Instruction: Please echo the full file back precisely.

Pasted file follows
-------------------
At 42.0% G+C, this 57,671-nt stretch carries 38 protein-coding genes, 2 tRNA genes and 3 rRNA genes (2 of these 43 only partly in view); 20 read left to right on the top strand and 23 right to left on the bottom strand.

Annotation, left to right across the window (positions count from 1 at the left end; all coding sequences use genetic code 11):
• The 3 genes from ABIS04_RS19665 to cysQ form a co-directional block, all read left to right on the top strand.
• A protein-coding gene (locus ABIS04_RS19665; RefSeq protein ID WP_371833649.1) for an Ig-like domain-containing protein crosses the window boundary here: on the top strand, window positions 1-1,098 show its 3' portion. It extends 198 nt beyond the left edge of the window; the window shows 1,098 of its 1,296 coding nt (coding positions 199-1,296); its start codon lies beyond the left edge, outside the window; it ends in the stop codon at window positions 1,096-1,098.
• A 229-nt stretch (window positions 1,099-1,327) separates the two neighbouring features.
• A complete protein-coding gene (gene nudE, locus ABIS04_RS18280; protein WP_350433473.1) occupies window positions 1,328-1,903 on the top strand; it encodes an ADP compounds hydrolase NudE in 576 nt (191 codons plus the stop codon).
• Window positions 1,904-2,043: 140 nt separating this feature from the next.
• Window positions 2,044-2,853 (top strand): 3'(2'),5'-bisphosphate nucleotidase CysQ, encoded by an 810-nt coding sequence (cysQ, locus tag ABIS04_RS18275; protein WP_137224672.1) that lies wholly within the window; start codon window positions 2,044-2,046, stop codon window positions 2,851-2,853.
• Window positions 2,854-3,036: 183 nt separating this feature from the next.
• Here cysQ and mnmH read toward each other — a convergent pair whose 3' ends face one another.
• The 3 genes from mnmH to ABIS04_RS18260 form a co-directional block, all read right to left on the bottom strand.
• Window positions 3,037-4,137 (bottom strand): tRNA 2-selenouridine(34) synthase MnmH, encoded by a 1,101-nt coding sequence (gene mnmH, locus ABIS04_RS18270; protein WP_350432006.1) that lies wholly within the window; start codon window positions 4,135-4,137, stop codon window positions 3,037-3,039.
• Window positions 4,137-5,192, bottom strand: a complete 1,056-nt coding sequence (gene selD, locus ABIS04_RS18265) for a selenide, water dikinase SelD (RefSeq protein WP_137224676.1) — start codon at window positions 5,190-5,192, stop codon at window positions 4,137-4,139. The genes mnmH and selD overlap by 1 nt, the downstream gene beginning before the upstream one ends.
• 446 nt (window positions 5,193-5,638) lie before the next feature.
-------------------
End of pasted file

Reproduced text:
At 42.0% G+C, this 57,671-nt stretch carries 38 protein-coding genes, 2 tRNA genes and 3 rRNA genes (2 of these 43 only partly in view); 20 read left to right on the top strand and 23 right to left on the bottom strand.

Annotation, left to right across the window (positions count from 1 at the left end; all coding sequences use genetic code 11):
• The 3 genes from ABIS04_RS19665 to cysQ form a co-directional block, all read left to right on the top strand.
• A protein-coding gene (locus ABIS04_RS19665; RefSeq protein ID WP_371833649.1) for an Ig-like domain-containing protein crosses the window boundary here: on the top strand, window positions 1-1,098 show its 3' portion. It extends 198 nt beyond the left edge of the window; the window shows 1,098 of its 1,296 coding nt (coding positions 199-1,296); its start codon lies beyond the left edge, outside the window; it ends in the stop codon at window positions 1,096-1,098.
• A 229-nt stretch (window positions 1,099-1,327) separates the two neighbouring features.
• A complete protein-coding gene (gene nudE, locus ABIS04_RS18280; protein WP_350433473.1) occupies window positions 1,328-1,903 on the top strand; it encodes an ADP compounds hydrolase NudE in 576 nt (191 codons plus the stop codon).
• Window positions 1,904-2,043: 140 nt separating this feature from the next.
• Window positions 2,044-2,853 (top strand): 3'(2'),5'-bisphosphate nucleotidase CysQ, encoded by an 810-nt coding sequence (cysQ, locus tag ABIS04_RS18275; protein WP_137224672.1) that lies wholly within the window; start codon window positions 2,044-2,046, stop codon window positions 2,851-2,853.
• Window positions 2,854-3,036: 183 nt separating this feature from the next.
• Here cysQ and mnmH read toward each other — a convergent pair whose 3' ends face one another.
• The 3 genes from mnmH to ABIS04_RS18260 form a co-directional block, all read right to left on the bottom strand.
• Window positions 3,037-4,137 (bottom strand): tRNA 2-selenouridine(34) synthase MnmH, encoded by a 1,101-nt coding sequence (gene mnmH, locus ABIS04_RS18270; protein WP_350432006.1) that lies wholly within the window; start codon window positions 4,135-4,137, stop codon window positions 3,037-3,039.
• Window positions 4,137-5,192, bottom strand: a complete 1,056-nt coding sequence (gene selD, locus ABIS04_RS18265) for a selenide, water dikinase SelD (RefSeq protein WP_137224676.1) — start codon at window positions 5,190-5,192, stop codon at window positions 4,137-4,139. The genes mnmH and selD overlap by 1 nt, the downstream gene beginning before the upstream one ends.
• 446 nt (window positions 5,193-5,638) lie before the next feature.